JOHANNESBURG, Sept. 13 (Xinhua) -- As South Africa continued experiencing vaccine hesitancy despite having adequate vaccine doses, government officials admitted there was a need to educate communities to dispel myths and fake news about COVID-19 shots.
"Government has secured sufficient vaccines to vaccinate the entire adult population, and the supply of vaccines is no longer a constraint," said President Cyril Ramaphosa Sunday night, who warned that men are still slow in coming forward to be vaccinated against COVID-19.
Lusanda Nini, 34, from Fishhook said he was not planning to get vaccinated after being told that vaccines allegedly resulted in infertility problems.
"I've heard from so many people that you can't have children for five years if you get vaccinated," he said. "I still want children."
He said a number of his friends were not getting the vaccine due to similar reasons.
"I also hear that some people are dying from the vaccines and I'm staying away," he added.
Siya Sicetsha, who had been at home for more than a year due to the pandemic, was compelled to get his first jab last week.
"I only returned to work in May this year, I'm tired of this virus and that's what forced me to get vaccinated," he said.
When asked if he was aware of fake news circulating about vaccines, Sicetsha said: "I know all stories but I'm also worried about being prevented from accessing certain places because I'm not vaccinated."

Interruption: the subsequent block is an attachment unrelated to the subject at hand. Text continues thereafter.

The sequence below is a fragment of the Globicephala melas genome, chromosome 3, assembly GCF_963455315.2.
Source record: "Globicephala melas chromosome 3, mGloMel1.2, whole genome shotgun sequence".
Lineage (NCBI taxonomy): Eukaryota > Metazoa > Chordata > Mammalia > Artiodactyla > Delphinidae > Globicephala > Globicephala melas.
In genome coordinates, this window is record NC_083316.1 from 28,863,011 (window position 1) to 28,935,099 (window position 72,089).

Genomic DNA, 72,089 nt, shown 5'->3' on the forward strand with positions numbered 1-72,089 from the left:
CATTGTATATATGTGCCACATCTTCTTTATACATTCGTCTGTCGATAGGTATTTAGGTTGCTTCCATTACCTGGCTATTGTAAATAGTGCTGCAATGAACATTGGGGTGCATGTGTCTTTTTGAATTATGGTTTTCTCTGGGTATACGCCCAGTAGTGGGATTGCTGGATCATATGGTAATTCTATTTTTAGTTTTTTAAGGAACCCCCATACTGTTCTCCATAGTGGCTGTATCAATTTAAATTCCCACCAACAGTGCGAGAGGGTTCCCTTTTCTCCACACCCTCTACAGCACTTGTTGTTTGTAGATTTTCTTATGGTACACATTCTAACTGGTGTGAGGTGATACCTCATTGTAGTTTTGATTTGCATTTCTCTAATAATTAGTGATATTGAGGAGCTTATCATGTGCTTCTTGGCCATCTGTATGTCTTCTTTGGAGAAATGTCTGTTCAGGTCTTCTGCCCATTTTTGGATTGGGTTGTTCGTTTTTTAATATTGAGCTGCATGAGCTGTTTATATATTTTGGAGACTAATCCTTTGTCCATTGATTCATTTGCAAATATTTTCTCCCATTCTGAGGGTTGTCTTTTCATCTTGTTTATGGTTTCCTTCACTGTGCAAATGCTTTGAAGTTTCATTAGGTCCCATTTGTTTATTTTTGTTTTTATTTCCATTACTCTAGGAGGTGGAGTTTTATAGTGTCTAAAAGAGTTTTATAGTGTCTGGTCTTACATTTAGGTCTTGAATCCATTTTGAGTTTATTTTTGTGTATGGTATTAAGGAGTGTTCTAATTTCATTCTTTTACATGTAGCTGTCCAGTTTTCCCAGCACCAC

"Most of my friends and colleagues are not getting the vaccines because of the fake stories," said the 31-year-old.
Deputy President David Mabuza launched a vaccination social mobilization campaign last week, encouraging citizens to get vaccinated. He interacted with and took questions from ordinary people during his visits to a number of areas with low levels of vaccine uptake.
He acknowledged the role fake news and conspiracy theories played in the number of people getting vaccinated.
"Clearly we have to do more to turn around this situation of vaccine hesitancy and anti-vaccination sentiments due mainly to fake news, misinformation and conspiracy theories about the safety and efficacy of vaccines," he said.
South Africa has been the worst affected country in Africa by the virus, with more than 2.8 million infections and 84,877 COVID-19 related deaths up until Sunday. So far, more than a quarter of all adult South Africans have received at least one vaccine dose and more than 7 million people are fully vaccinated.
Addressing some of these conspiracy theories, Angelique Coetzee, chairperson of the South African Medical Association, said that anti-vaccine sentiments even by medical workers were hurting the vaccine campaign.
"We've spoken to our own members to stick to science and not give their own opinions on the vaccine," she said, acknowledging the damage-unproven claims were contributing to vaccine hesitancy.
Health Minister Joe Phaahla recently said that fake news was being peddled "unfortunately even by some few health professionals."
"We need to do much more," said Ramaphosa during his national speech Sunday night. "We are spreading the message in all languages to ensure that people understand that these vaccines are safe, effective and free... We have taken steps to make it easier for people to access vaccination wherever they are."
The president said there are more than 3,000 public and private vaccination sites across the country, and most private sites will vaccinate any member of the public for free whether they have health insurance or not.
"It is up to each and every one of us to convince our family, friends and coworkers that vaccination is safe and that it could save their lives," emphasized the president.